FDA to vote on opioid-induced constipation pills

The FDA has announced it will vote this week on whether a class of drugs that treat opioid-induced constipation needs more clinical testing in light of a side effect: heart attack. The class of drugs includes recently approved products from Salix Pharmaceuticals ($SLXP) and Cubist Pharmaceuticals ($CBST) but also one that AstraZeneca ($AZN) is developing with Nektar Therapeutics ($NKTR).

The agency's advisory meeting on anesthetic and analgesic drug products, slated for two days beginning June 11, will examine if it's safe for patients taking opioids for chronic pain to begin concomitant treatment for constipation brought on by the painkillers with opioid receptor antagonists.

The key drugs here include Salix Pharmaceuticals' Relistor (methylnaltrexone); Cubist Pharmaceuticals' Entereg (alvimopan); and Movantik (naloxegol), which AstraZeneca and Nektar Theraputics have in development. Theravance ($THRX) is also developing a drug, axelopran, and Develco Pharma is working on a sustained-release version of naloxone, used in opioid addiction pills at a fixed dosage.

The class of drugs, put simply, works by counteracting receptors that painkillers bind to in the gastrointestinal tract. But the FDA needs to now make sure it's not putting a new class of drugs that may cause cardiac arrest on the market. The advisory panel will decide whether the drugs pose cardiovascular risk, whether to carry out a safety trial and finally whether the trial--if it gets the green light--will include all drugs in the class.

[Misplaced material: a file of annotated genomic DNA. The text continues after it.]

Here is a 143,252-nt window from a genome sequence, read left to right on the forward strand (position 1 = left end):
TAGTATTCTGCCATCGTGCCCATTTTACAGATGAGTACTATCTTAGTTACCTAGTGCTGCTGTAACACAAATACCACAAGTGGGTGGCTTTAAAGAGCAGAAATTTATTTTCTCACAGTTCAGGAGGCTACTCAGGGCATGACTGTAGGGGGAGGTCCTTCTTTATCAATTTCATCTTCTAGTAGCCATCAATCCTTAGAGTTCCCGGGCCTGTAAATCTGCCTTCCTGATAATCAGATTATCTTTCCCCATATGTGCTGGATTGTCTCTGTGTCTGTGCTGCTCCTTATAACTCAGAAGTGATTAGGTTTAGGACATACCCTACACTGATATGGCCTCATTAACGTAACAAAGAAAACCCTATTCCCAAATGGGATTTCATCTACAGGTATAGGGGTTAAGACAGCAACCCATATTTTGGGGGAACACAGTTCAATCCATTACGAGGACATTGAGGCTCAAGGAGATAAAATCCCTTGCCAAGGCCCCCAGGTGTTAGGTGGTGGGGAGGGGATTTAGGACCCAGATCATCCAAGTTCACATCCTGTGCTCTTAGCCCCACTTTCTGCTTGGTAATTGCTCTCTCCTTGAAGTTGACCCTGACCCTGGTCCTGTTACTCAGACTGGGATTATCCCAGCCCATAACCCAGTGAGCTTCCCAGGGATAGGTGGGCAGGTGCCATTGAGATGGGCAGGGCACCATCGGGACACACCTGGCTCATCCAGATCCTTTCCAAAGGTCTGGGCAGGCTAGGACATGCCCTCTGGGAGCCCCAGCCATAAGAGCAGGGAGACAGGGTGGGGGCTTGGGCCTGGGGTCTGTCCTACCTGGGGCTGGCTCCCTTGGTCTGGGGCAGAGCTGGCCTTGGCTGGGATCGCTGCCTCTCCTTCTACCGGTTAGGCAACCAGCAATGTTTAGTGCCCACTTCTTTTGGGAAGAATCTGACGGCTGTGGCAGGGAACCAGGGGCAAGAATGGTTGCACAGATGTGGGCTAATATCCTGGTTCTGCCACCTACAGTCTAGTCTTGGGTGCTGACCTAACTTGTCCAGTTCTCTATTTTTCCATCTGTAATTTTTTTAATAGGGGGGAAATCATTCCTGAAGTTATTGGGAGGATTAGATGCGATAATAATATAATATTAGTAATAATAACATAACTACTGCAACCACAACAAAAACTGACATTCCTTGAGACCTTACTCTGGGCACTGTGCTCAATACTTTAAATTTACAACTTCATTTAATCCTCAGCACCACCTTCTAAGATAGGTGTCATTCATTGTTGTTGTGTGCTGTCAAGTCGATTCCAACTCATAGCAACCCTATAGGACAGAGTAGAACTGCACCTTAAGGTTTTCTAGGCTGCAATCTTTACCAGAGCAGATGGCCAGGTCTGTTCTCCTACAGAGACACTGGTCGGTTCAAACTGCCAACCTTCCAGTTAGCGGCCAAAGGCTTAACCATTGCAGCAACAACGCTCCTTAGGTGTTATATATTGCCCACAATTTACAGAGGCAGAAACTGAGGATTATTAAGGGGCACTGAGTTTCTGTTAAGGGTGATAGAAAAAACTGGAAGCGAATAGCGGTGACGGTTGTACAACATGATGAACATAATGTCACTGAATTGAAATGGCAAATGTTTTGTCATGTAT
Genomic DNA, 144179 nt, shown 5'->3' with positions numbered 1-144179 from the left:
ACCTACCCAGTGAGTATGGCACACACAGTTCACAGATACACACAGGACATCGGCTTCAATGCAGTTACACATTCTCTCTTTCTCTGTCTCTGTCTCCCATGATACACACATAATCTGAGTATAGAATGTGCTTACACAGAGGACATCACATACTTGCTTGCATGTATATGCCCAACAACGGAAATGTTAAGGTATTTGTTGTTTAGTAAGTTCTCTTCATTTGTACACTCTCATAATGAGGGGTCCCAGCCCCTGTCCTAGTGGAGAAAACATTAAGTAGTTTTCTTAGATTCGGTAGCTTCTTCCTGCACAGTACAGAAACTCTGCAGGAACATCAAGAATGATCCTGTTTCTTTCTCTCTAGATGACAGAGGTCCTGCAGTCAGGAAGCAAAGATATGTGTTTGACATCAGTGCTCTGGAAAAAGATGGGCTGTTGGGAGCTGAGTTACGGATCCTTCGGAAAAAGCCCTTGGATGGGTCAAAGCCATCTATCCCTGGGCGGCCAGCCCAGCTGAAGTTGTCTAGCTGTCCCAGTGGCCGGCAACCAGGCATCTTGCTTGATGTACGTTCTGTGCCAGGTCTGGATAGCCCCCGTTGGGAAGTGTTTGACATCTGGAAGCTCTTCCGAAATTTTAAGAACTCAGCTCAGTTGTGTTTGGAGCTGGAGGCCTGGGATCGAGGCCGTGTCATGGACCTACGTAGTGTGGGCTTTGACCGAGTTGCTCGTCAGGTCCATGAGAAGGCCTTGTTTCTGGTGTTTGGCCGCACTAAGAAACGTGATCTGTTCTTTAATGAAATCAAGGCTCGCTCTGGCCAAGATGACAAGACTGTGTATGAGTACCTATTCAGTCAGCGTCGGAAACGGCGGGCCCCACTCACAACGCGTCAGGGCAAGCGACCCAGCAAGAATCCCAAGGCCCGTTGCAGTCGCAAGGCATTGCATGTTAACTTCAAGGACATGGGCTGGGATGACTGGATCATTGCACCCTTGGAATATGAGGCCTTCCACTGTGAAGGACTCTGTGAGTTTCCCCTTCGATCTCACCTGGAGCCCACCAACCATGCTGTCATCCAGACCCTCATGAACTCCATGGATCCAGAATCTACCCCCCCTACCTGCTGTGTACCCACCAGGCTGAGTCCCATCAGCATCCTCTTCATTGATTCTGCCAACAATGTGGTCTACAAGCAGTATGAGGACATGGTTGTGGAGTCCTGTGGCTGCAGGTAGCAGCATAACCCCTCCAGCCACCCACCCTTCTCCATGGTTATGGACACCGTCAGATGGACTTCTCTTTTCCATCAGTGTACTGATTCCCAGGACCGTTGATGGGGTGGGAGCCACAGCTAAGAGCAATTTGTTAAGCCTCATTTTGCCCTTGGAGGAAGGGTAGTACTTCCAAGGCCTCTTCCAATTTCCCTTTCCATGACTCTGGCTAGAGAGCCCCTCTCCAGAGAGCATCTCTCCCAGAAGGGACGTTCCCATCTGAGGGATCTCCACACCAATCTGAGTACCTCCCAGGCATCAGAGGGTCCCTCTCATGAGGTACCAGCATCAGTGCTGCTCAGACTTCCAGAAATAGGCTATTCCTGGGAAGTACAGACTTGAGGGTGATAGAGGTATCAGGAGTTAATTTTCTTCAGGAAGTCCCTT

"A potential cardiovascular safety signal observed in the development program for one opioid antagonist (Entereg) has raised questions regarding the amount and type of clinical safety data necessary to support approval of other opioid antagonists intended to treat OIC," the FDA writes in its briefing document.

While Entereg--along with Relistor--has been approved by the FDA and marketed, it is still restricted to hospital use only, and is capped at 15 doses until the agency decides further. A late-stage study for Entereg showed more heart attacks in patients who were taking the drug, prompting the agency to look at the class of drugs as a whole and ask for more available safety data.

"Controlled, long-term safety data, similar to that which generated the potential CV (cardiovascular) safety signal for Entereg, seem critical for preliminary assessment of CV risk for the development of other drugs in this class," the FDA writes.

The FDA last year expressed its concerns to AstraZeneca over Movantik, and also pointed to the possibility of heart attacks as a result of withdrawal from the drug. It also met with Theravance and Develco, inviting them to make safety presentations on their drugs during the advisory meeting this week for consideration.

The World Health Organization estimates that the U.S. had 116 million people suffering from chronic pain in 2011: a big market for Big Pharma if the opioid-induced constipation drugs are approved this week. Nektar took $70 million from AstraZeneca for Movantik last November. Analysts at research firm GlobalData say the opioid-induced constipation market will reach nearly $2 billion by 2017, but caution extensive marketing will be necessary for it to win over the laxative market.

- here's the FDA briefing document (PDF)
- get more from Reuters
- and here's GlobalData's forecast